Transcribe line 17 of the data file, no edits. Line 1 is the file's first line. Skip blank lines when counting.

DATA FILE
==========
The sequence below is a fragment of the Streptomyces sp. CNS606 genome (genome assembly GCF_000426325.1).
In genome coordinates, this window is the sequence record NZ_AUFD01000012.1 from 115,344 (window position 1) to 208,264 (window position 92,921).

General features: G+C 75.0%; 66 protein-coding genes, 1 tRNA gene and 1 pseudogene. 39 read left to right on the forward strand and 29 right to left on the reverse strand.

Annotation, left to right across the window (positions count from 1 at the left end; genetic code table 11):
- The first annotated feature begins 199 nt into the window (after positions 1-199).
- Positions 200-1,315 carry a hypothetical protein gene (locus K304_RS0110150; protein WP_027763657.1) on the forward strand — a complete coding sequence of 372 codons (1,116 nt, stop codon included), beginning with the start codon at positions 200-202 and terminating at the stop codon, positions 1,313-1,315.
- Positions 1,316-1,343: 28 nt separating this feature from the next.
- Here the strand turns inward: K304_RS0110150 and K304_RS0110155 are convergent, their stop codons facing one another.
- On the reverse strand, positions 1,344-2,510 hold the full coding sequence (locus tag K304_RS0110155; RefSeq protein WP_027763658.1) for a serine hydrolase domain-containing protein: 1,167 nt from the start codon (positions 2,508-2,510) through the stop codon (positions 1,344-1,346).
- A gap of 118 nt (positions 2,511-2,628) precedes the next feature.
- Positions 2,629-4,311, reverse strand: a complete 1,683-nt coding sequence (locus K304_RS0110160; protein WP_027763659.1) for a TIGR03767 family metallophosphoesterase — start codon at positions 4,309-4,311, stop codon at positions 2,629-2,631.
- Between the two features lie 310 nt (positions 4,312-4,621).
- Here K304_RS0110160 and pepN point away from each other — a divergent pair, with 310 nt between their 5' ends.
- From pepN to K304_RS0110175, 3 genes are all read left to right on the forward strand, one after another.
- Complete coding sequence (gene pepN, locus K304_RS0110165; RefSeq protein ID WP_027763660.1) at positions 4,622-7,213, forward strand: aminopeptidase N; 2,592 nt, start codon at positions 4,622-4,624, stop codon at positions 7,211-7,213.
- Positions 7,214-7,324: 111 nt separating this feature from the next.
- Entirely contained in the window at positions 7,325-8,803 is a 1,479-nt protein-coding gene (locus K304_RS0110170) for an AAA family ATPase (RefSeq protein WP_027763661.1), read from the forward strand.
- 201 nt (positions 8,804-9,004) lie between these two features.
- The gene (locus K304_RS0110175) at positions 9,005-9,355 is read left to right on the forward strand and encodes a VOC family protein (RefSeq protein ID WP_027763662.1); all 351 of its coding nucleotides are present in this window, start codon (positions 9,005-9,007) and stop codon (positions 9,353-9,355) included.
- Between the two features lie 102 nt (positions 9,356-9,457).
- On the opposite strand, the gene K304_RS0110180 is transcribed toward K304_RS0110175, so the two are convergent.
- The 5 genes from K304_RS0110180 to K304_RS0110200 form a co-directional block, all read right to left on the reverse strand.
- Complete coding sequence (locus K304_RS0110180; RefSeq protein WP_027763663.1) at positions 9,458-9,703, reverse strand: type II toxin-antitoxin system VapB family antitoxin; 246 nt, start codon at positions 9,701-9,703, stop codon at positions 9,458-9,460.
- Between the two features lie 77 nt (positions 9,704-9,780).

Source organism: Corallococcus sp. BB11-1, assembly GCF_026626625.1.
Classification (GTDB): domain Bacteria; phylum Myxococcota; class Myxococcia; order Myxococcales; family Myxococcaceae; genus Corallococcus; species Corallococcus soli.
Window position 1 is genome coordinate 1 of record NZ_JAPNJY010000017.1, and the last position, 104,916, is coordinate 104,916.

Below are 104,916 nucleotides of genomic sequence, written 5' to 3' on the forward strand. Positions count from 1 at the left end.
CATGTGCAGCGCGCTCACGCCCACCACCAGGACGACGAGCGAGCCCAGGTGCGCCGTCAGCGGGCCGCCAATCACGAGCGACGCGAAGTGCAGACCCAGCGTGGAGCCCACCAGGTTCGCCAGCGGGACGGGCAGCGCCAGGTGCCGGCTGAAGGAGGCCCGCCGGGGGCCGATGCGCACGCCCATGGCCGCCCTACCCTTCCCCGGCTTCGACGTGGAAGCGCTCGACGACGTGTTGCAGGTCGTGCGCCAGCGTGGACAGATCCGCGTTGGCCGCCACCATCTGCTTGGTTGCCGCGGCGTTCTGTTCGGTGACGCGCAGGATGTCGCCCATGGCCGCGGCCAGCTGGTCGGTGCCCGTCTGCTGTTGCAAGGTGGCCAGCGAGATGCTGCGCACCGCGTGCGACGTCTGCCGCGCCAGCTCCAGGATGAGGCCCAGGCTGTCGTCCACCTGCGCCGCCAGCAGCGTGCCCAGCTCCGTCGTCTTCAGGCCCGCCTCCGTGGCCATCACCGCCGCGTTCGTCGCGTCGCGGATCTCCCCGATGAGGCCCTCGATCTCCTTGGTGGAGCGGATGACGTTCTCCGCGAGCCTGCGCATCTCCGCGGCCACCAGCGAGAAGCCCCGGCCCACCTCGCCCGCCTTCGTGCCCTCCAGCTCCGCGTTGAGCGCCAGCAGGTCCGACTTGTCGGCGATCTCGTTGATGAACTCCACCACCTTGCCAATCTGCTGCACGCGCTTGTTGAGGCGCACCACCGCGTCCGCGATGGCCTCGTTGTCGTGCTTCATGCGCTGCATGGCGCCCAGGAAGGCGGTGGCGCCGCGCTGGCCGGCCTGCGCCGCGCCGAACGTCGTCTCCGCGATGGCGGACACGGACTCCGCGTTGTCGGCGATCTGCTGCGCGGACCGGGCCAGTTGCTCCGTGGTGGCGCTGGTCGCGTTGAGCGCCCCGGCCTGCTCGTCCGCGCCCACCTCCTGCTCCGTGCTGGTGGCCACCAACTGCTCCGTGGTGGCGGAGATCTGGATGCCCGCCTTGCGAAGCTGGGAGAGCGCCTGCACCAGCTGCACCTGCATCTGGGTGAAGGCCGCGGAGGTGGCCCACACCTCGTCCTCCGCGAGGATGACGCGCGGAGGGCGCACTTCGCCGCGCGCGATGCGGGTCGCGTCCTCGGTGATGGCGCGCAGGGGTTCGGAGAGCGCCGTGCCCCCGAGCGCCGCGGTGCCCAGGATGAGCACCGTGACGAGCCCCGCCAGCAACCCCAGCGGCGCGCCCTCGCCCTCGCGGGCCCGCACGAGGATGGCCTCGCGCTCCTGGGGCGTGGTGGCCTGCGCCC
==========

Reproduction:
- Entirely contained in the window at positions 7,325-8,803 is a 1,479-nt protein-coding gene (locus K304_RS0110170) for an AAA family ATPase (RefSeq protein WP_027763661.1), read from the forward strand.